May 17th – A Fine Weather Day!

The Ruthven Ringers Birdathon Team; From left: Ethan Gosnell, Ezra Campanelli, Alessandra Wilcox, Ben Oldfield. -DOL

[Our wonderful Birdathon Team, as you can see below, finished with 158 species!! And in typical style they were beating themselves up for what they didn’t see and setting goals for next year. Congratulations you guys – 158 species!!!]

I would like to thank everyone that donated! Below is a summary of our big day:
The day started at 0300hrs in Burlington, where Alessandra, Ezra and I drove to Caledonia to pick up Ethan. Once the crew was assembled we powered down to St. Williams conservation area and quickly picked up Whip-poor-Will, American Woodcock and Ruffed grouse. From here we headed to Hahn marsh and picked up marsh birds such as American and Least Bittern, Sedge Wren and Sandhill crane. The next bird to be heard at another local spot was King Rail, King Rail is a very rare bird in the area and we were all happy to hear it. At this time we headed to Backus woods and arrived around 0700hrs and found Carolinian rarities such as Cerulean Warbler, Louisiana Waterthrush, and many other birds. As the temperature began to rise we drove to Oldcut. Oldcut has a world-renowned banding station and for good reason. The park, as usual, was filled with birds. Over 20sp of warblers were found quickly and the banding operation was kept busy with birds consistently flying into the nets. Once we were satisfied with migrants we began to check our list and fill in spots checking places on the way back such as Port Rowan wetlands, the lookout on the bay and spooky hollow. We collected Grasshopper and Vesper Sparrow on the way and we checked an odd spot for Clay Coloured Sparrow, beside the O.P.P station in Simcoe. As in the last 7 years, they did not disappoint. From here we drove to the Townsends sewage lagoons and were rewarded with many duck species and some shorebirds including a very rare migrant in the spring, Red Necked Pharalope. Once finished here we drove towards Ruthven with windows down picking up Bobolink, once at Ruthven we chatted with Rick and Nancy and took a quick look for Yellow Throated Vireo and Orchard oriole. The time was approaching 1400hrs and we drove towards the Halton area where we stopped at Windemere basin and picked up Greater Scaup and Northern Mockingbird. We were still missing migrants so we checked Confederation park, the only thing of notice in the shrub habitat was an abundance of ticks. We totaled approx. 15 on us 4, including one black-legged tick that I found at home. The lake was a little bit better, with a Long-tailed duck. The last bird added was a Peregrine falcon at the lift bridge, after a detailed count we confirmed our suspicion that we broke the record with 158SP. The total is amazing as we only were able to go to 1700hrs due to fatigue(didn’t get enough sleep). The total none the less was fantastic and we were all extremely happy with the result. Out of curiosity, I complied birds that we missed and could have gotten for sure and other birds that were reported in the area that we missed. These are below. As you can see a total of 170 is possible, and we have a new goal for next year!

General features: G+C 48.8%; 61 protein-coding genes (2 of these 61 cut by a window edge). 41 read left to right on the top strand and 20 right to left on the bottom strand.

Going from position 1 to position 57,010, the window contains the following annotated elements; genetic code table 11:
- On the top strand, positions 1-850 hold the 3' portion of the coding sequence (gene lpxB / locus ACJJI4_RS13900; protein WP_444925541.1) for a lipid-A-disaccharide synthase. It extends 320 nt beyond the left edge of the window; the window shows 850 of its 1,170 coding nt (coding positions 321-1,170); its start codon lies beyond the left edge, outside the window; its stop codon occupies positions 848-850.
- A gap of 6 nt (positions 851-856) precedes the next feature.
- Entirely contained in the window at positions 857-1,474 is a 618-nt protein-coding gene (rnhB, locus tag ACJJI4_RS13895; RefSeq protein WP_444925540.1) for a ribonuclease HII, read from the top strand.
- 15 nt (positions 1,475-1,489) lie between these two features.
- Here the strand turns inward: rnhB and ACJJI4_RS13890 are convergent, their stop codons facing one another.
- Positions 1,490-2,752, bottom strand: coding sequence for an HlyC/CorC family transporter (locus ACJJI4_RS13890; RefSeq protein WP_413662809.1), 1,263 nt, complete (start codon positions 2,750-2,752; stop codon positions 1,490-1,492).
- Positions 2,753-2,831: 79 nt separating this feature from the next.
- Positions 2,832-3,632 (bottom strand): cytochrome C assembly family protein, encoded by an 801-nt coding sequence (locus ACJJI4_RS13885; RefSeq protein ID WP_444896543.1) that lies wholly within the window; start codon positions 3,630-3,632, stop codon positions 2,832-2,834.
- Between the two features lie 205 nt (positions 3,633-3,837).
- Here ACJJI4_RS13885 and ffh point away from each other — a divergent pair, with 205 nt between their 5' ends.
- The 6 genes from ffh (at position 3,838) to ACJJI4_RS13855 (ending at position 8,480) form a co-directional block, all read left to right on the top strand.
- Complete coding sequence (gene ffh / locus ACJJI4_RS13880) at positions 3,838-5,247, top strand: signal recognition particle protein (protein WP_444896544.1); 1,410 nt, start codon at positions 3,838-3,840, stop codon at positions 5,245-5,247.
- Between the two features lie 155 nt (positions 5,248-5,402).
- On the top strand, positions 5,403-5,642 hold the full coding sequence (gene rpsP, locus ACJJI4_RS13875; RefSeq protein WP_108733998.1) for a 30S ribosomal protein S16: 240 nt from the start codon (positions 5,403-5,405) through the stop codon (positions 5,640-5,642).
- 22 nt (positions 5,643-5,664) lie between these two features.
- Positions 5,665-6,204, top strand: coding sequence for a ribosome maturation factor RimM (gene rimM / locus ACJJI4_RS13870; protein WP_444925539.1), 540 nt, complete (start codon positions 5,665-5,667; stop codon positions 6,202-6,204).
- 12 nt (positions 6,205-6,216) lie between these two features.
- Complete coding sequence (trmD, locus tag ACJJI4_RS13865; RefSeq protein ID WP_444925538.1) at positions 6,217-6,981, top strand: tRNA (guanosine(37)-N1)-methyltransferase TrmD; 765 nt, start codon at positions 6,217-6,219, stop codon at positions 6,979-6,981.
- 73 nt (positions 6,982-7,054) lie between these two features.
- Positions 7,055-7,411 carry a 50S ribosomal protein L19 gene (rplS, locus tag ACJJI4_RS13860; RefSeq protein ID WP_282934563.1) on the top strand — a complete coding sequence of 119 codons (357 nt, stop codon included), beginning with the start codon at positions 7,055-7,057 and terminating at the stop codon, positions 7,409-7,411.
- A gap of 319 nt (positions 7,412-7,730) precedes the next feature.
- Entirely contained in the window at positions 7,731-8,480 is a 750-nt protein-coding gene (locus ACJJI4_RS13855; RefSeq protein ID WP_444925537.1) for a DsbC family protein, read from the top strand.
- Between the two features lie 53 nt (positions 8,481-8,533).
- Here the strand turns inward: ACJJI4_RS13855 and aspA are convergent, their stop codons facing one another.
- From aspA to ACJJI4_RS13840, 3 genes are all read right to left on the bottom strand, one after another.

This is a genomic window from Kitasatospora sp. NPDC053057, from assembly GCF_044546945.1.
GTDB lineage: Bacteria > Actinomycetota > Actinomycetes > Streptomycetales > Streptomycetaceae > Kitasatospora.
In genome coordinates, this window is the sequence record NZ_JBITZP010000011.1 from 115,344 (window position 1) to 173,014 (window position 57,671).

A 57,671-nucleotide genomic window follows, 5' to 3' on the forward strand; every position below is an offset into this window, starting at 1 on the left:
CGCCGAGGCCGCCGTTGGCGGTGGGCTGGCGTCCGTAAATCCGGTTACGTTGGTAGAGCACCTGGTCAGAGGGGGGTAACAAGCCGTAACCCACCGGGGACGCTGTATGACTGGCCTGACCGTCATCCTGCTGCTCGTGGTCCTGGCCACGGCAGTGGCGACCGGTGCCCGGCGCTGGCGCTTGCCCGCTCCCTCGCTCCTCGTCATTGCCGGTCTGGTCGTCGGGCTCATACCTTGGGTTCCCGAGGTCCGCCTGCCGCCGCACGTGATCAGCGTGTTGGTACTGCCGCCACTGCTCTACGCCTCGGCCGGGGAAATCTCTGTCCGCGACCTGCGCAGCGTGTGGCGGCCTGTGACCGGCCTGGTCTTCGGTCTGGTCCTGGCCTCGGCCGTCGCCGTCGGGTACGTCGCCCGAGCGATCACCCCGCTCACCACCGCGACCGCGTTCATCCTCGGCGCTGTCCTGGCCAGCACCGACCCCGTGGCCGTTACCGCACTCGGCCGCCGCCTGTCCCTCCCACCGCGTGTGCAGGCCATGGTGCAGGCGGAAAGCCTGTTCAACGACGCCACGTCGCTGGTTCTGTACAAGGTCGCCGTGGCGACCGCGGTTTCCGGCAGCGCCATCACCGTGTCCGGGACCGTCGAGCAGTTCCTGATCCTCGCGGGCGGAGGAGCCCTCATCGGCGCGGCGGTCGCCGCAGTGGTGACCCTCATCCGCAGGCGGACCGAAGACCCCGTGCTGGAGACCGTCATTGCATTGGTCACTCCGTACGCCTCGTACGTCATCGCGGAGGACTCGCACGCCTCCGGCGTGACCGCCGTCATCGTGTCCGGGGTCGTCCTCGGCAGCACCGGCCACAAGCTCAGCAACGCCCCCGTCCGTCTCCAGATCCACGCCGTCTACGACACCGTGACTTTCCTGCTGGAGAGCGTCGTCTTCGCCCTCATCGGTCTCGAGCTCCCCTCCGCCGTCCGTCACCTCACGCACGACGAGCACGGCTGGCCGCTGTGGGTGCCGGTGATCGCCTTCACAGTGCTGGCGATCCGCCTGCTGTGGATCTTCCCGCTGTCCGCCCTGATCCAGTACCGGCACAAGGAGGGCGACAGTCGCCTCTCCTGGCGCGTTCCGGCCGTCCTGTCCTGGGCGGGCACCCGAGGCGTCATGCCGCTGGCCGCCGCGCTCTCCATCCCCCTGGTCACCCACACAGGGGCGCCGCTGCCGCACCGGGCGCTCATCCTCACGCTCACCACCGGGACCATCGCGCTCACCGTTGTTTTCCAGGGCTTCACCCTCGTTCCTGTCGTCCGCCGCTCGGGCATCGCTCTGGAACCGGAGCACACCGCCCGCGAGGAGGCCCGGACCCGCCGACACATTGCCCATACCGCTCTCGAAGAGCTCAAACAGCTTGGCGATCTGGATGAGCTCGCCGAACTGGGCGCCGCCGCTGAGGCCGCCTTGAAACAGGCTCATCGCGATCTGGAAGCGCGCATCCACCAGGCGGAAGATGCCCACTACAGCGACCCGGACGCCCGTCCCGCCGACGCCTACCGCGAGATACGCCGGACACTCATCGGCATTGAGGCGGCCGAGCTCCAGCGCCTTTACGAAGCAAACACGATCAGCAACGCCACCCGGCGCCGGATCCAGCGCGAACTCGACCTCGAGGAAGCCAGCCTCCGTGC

All the best,

Ben Oldfield

Golden Crowned Kinglet
Winter Wren
Prothonotary Warbler
Common Nighthawk
Canada Warbler
Blackpoll Warbler
Orange-Crowned Warbler
Red Necked Grebe
Iceland Gull
Bonaparte’s Gull
Eastern Meadowlark
Great Horned Owl
Eastern Screech Owl
Red Headed Woodpecker
American Kestral.
Blue Headed Vireo.
Lark Sparrow(Looked for and missed by an hour.
Harris Sparrow(Report seen too late)
Fox Sparrow(Reported did not see)

And today at Ruthven:
There must have been a massive lift-off last night from the Ruthven area as the diversity and overall number of birds was considerably less today than yesterday. Still, we did well and each net round brought some surprises.
Banded 64:
1 Blue Jay
1 Tufted Titmouse
1 Red-breasted Nuthatch
1 White-breasted Nuthatch
1 Ruby-crowned Kinglet
9 Gray Catbirds
3 Warbling Vireos

Male Blue-winged Warbler -JWC

2 Blue-winged Warblers
2 Tennessee Warblers
12 Yellow Warblers

Female Canada Warbler -MAS

1 Canada Warbler
1 American Redstart

Tick on a male Common Yellowthroat. -MAS

4 Common Yellowthroats

This was a tough male Rose-breasted Grosbeak to age. The wing feathers have all been moulted which you don’t see in SY birds (you get a mix of juvenile and freshly moulted feathers) but the body feather appear to be juvenile. -JWC

7 Rose-breasted Grosbeaks
2 Indigo Buntings
4 Song Sparrows
9 Baltimore Orioles (bringing our total to 89!)
3 American Goldfinches

ET’s: 72 spp.
More pics:

Underwing of a male Rose-breasted Grosbeak. -JWC

Male Bay-breasted Warbler -JWC

Red-eyed Vireo – well named…… -MAS

Long-distance flier: Blackpoll Warbler. -MAS

Carolina Wren -MAS

Female Tree Swallow. -MAS


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